Figure 1. Fundus photographs of the right (A) and left (B) eyes showing vascular sheathing, hard exudates, intraretinal hemorrhages, and aneurysms.
Figure 2. Late fluorescein angiograms of the right (A) and left (B) eyes showing vascular staining, leakage, and aneurysms (arrows). Leakage from the optic nerve is most prominent in the right eye.
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Kurz DE, Wang RC, Kurz PA. Idiopathic Retinal Vasculitis, Aneurysms, and Neuroretinitis in a Patient With Antiphospholipid Syndrome. Arch Ophthalmol. 2012;130(2):257–258. doi:10.1001/archopthalmol.2011.1363
We report a case of idiopathic retinal vasculitis, aneurysms, and neuroretinitis (IRVAN) in a patient with antiphospholipid syndrome.
A 76-year-old white man had slightly blurred vision and visual acuity of 20/30 OU. Slitlamp examination showed no anterior chamber inflammation and rare cells in the anterior vitreous of both eyes. Funduscopic examination (Figure 1) showed hard exudates and intraretinal hemorrhages. Fluorescein angiography (Figure 2) emphasized the multiple arteriolar aneurysms, most prominent at bifurcations. Leakage from and staining of both arterial and venous vessels as well as the optic nerve is best appreciated in the right eye.
His history was significant for a seizure disorder treated with phenytoin sodium for 25 years and coronary artery disease treated with a stent 1 year prior to our examination. He has lived in Kenya, Uganda, and the West Bank and has been treated for malaria. He also had occipital-lobe stroke 16 years earlier, which was thought to be related to a patent foramen ovale. A patent foramen ovale was not noted on a transthoracic echocardiogram. He has been receiving warfarin sodium continuously since the stroke, with a goal international normalized ratio of 2.5 to 3.5.
A review of his previous ophthalmology records showed at least a 7-year history of vitritis, retinal vasculitis, and hard exudates more prominent in his right eye. During this time, no ocular treatment was performed.
Laboratory and imaging tests with results within normal limits included complete blood cell count, metabolic panel, liver enzymes, angiotensin-converting enzyme, erythrocyte sedimentation rate, hepatitis B and C antibodies, fluorescent treponemal antibody absorption, rapid plasma reagin, Bartonella henselae and Bartonella quintana IgG and IgM, Toxoplasma gondii IgM, antinuclear antibody, human immunodeficiency virus, Lyme disease, human T-lymphotropic virus types I and II, antiproteinase 3, antimyeloperoxidase, chest computed tomography, urinalysis, serum protein electrophoresis, and carotid Doppler ultrasonography. T gondii IgG was positive and rheumatoid factor was slightly elevated at 23 IU/mL.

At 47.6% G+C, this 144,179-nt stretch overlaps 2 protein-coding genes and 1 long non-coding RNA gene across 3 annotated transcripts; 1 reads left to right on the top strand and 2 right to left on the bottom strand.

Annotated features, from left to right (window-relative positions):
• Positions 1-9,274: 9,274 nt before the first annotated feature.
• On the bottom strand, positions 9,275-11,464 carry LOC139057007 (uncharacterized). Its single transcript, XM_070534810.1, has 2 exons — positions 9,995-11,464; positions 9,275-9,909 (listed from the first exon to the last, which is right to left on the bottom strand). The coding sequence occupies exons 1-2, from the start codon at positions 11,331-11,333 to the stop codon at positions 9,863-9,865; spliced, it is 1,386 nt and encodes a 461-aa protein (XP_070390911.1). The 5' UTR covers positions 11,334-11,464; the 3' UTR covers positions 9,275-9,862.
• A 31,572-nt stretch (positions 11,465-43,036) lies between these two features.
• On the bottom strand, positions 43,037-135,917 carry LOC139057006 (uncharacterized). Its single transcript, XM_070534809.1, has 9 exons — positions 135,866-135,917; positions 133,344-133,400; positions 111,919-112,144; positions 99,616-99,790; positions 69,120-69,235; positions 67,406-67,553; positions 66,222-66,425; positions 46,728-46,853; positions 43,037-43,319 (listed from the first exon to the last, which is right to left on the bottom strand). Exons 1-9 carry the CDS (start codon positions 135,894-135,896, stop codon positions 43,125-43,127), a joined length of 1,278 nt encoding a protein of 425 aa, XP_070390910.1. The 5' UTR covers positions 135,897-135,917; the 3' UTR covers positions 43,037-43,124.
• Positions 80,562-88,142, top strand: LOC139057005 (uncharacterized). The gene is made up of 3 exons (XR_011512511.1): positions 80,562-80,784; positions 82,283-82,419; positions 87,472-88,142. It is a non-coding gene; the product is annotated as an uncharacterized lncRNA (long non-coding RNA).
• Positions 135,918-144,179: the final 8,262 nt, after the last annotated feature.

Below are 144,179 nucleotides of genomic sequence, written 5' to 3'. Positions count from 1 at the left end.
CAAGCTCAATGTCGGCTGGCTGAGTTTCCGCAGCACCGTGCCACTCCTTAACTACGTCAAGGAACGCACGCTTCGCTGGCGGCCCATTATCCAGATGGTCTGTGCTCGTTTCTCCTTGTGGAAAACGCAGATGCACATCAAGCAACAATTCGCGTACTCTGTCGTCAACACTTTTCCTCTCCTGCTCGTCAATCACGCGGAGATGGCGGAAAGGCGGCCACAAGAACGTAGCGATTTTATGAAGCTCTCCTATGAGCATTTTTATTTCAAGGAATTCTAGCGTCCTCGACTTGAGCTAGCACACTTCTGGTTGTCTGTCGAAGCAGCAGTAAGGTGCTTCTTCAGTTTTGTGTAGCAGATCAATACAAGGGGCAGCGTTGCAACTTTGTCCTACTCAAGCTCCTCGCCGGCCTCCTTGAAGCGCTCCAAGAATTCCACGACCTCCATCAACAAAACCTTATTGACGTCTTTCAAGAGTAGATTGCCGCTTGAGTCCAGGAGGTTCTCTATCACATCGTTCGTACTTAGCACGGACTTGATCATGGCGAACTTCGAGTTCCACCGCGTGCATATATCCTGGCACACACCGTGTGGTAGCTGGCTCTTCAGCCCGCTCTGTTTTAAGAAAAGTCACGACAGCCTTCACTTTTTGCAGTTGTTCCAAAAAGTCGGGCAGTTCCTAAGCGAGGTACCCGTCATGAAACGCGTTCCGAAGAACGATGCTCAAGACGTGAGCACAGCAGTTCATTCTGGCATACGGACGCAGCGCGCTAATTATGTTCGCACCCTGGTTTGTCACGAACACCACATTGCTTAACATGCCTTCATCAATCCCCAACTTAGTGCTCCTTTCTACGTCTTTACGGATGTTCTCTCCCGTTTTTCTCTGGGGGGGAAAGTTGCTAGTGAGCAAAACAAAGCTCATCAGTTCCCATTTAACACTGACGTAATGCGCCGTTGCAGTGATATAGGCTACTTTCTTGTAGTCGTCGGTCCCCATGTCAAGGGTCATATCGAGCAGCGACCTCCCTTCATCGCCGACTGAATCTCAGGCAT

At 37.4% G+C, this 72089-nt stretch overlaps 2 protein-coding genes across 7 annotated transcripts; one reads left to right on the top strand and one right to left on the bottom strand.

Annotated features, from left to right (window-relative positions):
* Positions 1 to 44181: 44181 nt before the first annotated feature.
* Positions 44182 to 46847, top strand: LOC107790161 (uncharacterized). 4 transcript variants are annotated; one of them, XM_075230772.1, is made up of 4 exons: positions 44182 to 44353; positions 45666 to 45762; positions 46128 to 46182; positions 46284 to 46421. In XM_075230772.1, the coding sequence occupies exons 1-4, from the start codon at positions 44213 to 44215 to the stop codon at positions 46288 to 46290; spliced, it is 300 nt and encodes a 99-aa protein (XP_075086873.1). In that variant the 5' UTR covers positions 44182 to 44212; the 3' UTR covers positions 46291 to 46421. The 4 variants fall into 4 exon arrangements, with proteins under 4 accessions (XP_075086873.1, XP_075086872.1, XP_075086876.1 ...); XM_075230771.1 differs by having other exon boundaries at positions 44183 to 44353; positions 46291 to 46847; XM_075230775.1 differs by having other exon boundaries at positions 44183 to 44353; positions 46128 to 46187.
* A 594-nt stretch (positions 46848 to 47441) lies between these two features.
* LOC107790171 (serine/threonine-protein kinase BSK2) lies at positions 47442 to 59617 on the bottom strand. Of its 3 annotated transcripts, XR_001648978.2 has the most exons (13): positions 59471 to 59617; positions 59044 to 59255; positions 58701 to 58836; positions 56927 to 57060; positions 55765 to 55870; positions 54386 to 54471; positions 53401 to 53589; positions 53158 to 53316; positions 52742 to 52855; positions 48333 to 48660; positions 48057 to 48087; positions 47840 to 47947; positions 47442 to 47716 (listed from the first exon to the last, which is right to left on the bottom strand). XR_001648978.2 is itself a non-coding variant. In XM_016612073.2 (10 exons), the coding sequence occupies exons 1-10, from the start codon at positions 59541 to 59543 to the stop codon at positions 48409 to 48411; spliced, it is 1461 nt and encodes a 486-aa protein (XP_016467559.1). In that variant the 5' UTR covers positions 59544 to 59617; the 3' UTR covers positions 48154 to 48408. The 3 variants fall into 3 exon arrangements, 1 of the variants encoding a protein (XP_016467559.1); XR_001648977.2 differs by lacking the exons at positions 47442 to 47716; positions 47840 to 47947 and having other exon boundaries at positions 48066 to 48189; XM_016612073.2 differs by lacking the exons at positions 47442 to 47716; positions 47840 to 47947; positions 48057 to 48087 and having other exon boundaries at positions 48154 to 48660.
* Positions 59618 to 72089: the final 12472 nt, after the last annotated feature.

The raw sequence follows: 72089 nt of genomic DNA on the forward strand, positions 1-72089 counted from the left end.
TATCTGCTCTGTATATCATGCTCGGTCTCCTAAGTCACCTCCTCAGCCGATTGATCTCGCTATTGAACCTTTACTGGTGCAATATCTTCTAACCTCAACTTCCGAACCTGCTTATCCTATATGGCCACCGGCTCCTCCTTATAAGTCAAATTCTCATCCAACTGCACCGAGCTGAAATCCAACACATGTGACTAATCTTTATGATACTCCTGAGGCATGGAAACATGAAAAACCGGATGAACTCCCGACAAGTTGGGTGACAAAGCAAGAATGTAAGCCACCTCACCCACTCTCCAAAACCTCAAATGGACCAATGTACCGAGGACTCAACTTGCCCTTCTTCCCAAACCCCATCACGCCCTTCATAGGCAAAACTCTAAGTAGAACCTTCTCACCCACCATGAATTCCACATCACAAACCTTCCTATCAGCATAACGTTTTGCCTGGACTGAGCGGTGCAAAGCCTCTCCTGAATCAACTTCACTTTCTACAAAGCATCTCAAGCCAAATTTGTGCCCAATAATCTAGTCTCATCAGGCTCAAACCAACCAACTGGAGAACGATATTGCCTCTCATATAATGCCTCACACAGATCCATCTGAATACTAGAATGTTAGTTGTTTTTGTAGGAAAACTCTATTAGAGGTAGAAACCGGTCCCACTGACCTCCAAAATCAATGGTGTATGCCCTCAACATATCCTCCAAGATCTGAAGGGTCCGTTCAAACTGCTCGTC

Antiphospholipid syndrome laboratory test results included the following (the 2 values were obtained 12 weeks apart): activated partial thromboplastin time, 40.2 and 49.2 seconds (reference range, 20.0-37.6 seconds); dilute Russell viper venom time, 68.2 and 71.8 seconds (reference range, <49.0 seconds); hexagonal phospholipid neutralization, 16.7 and 5.4 seconds (reference range, <8 seconds); anticardiolipin IgG, 77 and 118 GPL/mL (high positive, >50 GPL/mL); anticardiolipin IgM, 37 and 29 MPL/mL (high positive, >30 MPL/mL); anti–β2–glycoprotein I IgG, 117 and 53 SGU/mL (positive, >20 SGU/mL); anti–β2–glycoprotein I IgM, 68 and 40 SMU/mL (positive, >20 SMU/mL); antiphosphatidylserine IgG, 4 and 88 GPS/mL (high positive, >50 GPS/mL); and antiphosphatidylserine IgM, 21 and 52 MPS/mL (high positive, >50 MPS/mL).
Our patient demonstrates the 3 major criteria of IRVAN: retinal vasculitis, aneurysmal dilations at arterial bifurcations, and neuroretinitis. He falls into the stage 1 category.1,2 However, our patient differs from a typical patient with IRVAN in that he is male, is older than 50 years, and has a probable associated systemic disease.2
Our patient, with a history of stroke and medium to high titers of 2 types of antiphospholipid antibodies (anticardiolipin and anti–β2–glycoprotein I) on 2 separate occasions 12 weeks apart, would definitely be diagnosed as having antiphospholipid syndrome.3 Our patient is also likely positive for lupus anticoagulant as well, but the interpretation is more controversial in the setting of oral anticoagulation.4,5 Results of lupus anticoagulant screening tests (activated partial thromboplastin time and dilute Russell viper venom time) were positive on both occasions, but the result on the confirmatory test, hexagonal phospholipid neutralization, was positive on 1 occasion.
To our knowledge, this is the first reported case of a patient with both antiphospholipid syndrome and IRVAN. The presence of both antiphospholipid syndrome and IRVAN in our patient could have occurred by chance alone. However, an association is plausible as both conditions affect the vasculature and both are uncommon. When evaluating a patient with IRVAN, one should consider the possibility that lupus anticoagulant and antiphospholipid antibodies are present, especially if the patient has a history of nonocular vascular thrombosis.
Correspondence: Dr P. A. Kurz, Department of Ophthalmology, Havener Eye Institute, The Ohio State University, 915 Olentangy River Rd, Columbus, OH 43212 (firstname.lastname@example.org).
Financial Disclosure: None reported.
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